Fashion Week and Portfolio Mining
Who am I kidding? Of course I watched the new Tim Gunn show, though I’m not convinced yet and am really desperate for the return of Project Runway. While I no longer consider myself the fashion maven I once was (at least by lawyer standards), I’m still fascinated essentially by the fascination the topic holds for many. Plus, as always, the brands! Well, that pedicure time turned me on to yet another brand of which I wasn’t aware: Burberry Prorsum.
When I saw this mark in a magazine, I said to myself, in the immortal words of my daughters, “what the hukey?”[i] A Latinate term that sounds like a remedy for a gastric malady, or worse, the malady itself? My curiosity was piqued, and toes lacquered to perfection,[ii] I returned home to investigate.
Turns out Burberry has done an exemplary job of maintaining and mining its portfolio: The PRORSUM mark has been a word element of Burberry’s registered trademarks since, believe it or not, 1913: The banner the horseman is holding says “PRORSUM” on it. Who knew? Burberry has owned permutations of this registration for years. Some have been based on use, others on 44(e). One way or another, they’ve kept the PRORSUM element alive and protected by registration for clothing and accessory items. PRORSUM, by the way, means “forwards,” and a translation appears in some, but not all, of the records of its registrations.[iii]
A quick bit of research reveals that Burberry severed the PRORSUM name from the banner and adopted it as a separate line somewhere around 1999. From the buzz I’ve read in various sources, it’s quite a hot label.
And that’s something I really don’t understand, because the name is clunky as all get-out: hard to pronounce and not easy on the eye. Besides making me think gastric malady, it’s also reminiscent of pablum and Postum.[iv] Why, then, do I commend Burberry for selecting it? Simple: They made it easy on their trademark attorneys. They have had a lock on the mark for nearly a century, it’s not descriptive, their earlier registrations cover pretty much all the goods they’d want to branch out in with the separate PRORSUM mark, and they can claim ownership of all their prior registrations.[v] Plus, they know that their expansion of its use shouldn’t traverse anyone else’s rights, as they’ve been on the record with the mark for so damn long.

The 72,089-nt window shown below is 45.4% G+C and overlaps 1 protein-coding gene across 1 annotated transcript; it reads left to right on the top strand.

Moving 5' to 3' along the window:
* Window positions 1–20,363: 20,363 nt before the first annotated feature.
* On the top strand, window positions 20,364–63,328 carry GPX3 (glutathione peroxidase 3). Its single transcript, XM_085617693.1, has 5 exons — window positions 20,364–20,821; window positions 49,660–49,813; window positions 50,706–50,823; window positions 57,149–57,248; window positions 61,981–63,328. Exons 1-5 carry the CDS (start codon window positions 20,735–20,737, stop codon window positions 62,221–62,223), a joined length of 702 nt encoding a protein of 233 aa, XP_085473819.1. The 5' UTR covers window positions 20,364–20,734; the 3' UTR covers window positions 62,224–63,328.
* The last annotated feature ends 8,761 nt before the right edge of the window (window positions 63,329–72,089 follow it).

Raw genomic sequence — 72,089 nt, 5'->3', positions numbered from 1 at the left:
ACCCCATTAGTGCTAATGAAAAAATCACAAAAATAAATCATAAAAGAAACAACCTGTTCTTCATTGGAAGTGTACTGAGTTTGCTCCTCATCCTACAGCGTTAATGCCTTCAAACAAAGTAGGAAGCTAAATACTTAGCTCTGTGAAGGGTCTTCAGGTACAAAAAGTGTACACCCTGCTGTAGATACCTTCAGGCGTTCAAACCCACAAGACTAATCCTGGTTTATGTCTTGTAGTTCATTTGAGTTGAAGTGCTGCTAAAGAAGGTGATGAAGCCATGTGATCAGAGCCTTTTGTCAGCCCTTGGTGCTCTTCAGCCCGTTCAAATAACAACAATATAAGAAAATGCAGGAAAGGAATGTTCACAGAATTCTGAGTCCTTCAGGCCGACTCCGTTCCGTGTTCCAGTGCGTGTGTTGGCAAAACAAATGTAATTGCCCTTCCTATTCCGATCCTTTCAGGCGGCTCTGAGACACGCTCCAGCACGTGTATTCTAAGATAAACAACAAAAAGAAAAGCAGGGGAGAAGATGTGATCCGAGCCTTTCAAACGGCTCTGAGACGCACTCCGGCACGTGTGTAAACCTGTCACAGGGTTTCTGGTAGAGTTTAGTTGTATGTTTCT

I guess it’s a leg up that foreign companies can have by virtue of their 44(e)-based registrations: They can hold on to marks in the US forever without having to show use if no one challenges the registration on abandonment grounds, and at some point years down the line, decide “hey, we’re looking for something catchy, what do we have in the vault that we can revive?” Sometimes, like Dorothy, you don’t need to look any further than your own back yard. I really do appreciate that counterintuitive branding ingenuity.
Still, I can't help feeling that rather than wear PRORSUM, I need to discuss it with my physician to see if it will help my seasonal allergies.